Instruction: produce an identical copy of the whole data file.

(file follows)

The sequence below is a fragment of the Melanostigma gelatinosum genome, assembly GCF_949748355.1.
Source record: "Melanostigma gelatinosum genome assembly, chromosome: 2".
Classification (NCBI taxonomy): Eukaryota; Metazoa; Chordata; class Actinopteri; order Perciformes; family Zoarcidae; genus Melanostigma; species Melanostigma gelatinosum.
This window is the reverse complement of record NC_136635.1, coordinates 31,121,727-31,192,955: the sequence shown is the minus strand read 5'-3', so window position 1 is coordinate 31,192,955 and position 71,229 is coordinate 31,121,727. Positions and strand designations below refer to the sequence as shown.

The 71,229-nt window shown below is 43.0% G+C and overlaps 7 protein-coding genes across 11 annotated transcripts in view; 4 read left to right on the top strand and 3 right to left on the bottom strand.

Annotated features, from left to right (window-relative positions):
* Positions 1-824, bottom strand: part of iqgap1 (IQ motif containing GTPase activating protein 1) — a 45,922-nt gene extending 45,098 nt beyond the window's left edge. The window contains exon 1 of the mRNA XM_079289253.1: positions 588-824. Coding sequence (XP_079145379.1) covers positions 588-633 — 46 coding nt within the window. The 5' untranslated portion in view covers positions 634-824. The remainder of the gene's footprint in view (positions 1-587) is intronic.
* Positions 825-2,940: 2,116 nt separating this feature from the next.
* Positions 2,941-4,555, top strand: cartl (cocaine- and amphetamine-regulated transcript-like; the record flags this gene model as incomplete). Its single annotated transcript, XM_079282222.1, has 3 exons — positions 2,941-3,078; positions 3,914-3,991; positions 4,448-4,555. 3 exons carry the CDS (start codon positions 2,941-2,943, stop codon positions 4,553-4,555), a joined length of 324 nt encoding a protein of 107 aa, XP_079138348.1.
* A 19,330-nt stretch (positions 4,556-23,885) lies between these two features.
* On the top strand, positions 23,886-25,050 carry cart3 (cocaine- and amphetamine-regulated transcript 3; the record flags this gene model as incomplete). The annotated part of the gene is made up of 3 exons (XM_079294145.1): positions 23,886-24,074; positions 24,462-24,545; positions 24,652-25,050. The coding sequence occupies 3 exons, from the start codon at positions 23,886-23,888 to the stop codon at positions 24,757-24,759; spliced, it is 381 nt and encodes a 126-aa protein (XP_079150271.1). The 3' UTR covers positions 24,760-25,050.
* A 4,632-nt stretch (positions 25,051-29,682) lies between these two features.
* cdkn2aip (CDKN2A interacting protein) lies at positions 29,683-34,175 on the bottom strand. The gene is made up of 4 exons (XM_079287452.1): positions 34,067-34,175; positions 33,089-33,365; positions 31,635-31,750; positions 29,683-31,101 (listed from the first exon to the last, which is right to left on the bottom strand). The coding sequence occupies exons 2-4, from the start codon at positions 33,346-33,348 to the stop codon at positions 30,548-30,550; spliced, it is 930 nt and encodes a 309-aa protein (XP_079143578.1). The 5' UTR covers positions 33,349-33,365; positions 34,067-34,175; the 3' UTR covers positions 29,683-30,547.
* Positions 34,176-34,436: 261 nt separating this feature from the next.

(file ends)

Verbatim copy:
The sequence below is a fragment of the Melanostigma gelatinosum genome, assembly GCF_949748355.1.
Source record: "Melanostigma gelatinosum genome assembly, chromosome: 2".
Classification (NCBI taxonomy): Eukaryota; Metazoa; Chordata; class Actinopteri; order Perciformes; family Zoarcidae; genus Melanostigma; species Melanostigma gelatinosum.
This window is the reverse complement of record NC_136635.1, coordinates 31,121,727-31,192,955: the sequence shown is the minus strand read 5'-3', so window position 1 is coordinate 31,192,955 and position 71,229 is coordinate 31,121,727. Positions and strand designations below refer to the sequence as shown.

The 71,229-nt window shown below is 43.0% G+C and overlaps 7 protein-coding genes across 11 annotated transcripts in view; 4 read left to right on the top strand and 3 right to left on the bottom strand.

Annotated features, from left to right (window-relative positions):
* Positions 1-824, bottom strand: part of iqgap1 (IQ motif containing GTPase activating protein 1) — a 45,922-nt gene extending 45,098 nt beyond the window's left edge. The window contains exon 1 of the mRNA XM_079289253.1: positions 588-824. Coding sequence (XP_079145379.1) covers positions 588-633 — 46 coding nt within the window. The 5' untranslated portion in view covers positions 634-824. The remainder of the gene's footprint in view (positions 1-587) is intronic.
* Positions 825-2,940: 2,116 nt separating this feature from the next.
* Positions 2,941-4,555, top strand: cartl (cocaine- and amphetamine-regulated transcript-like; the record flags this gene model as incomplete). Its single annotated transcript, XM_079282222.1, has 3 exons — positions 2,941-3,078; positions 3,914-3,991; positions 4,448-4,555. 3 exons carry the CDS (start codon positions 2,941-2,943, stop codon positions 4,553-4,555), a joined length of 324 nt encoding a protein of 107 aa, XP_079138348.1.
* A 19,330-nt stretch (positions 4,556-23,885) lies between these two features.
* On the top strand, positions 23,886-25,050 carry cart3 (cocaine- and amphetamine-regulated transcript 3; the record flags this gene model as incomplete). The annotated part of the gene is made up of 3 exons (XM_079294145.1): positions 23,886-24,074; positions 24,462-24,545; positions 24,652-25,050. The coding sequence occupies 3 exons, from the start codon at positions 23,886-23,888 to the stop codon at positions 24,757-24,759; spliced, it is 381 nt and encodes a 126-aa protein (XP_079150271.1). The 3' UTR covers positions 24,760-25,050.
* A 4,632-nt stretch (positions 25,051-29,682) lies between these two features.
* cdkn2aip (CDKN2A interacting protein) lies at positions 29,683-34,175 on the bottom strand. The gene is made up of 4 exons (XM_079287452.1): positions 34,067-34,175; positions 33,089-33,365; positions 31,635-31,750; positions 29,683-31,101 (listed from the first exon to the last, which is right to left on the bottom strand). The coding sequence occupies exons 2-4, from the start codon at positions 33,346-33,348 to the stop codon at positions 30,548-30,550; spliced, it is 930 nt and encodes a 309-aa protein (XP_079143578.1). The 5' UTR covers positions 33,349-33,365; positions 34,067-34,175; the 3' UTR covers positions 29,683-30,547.
* Positions 34,176-34,436: 261 nt separating this feature from the next.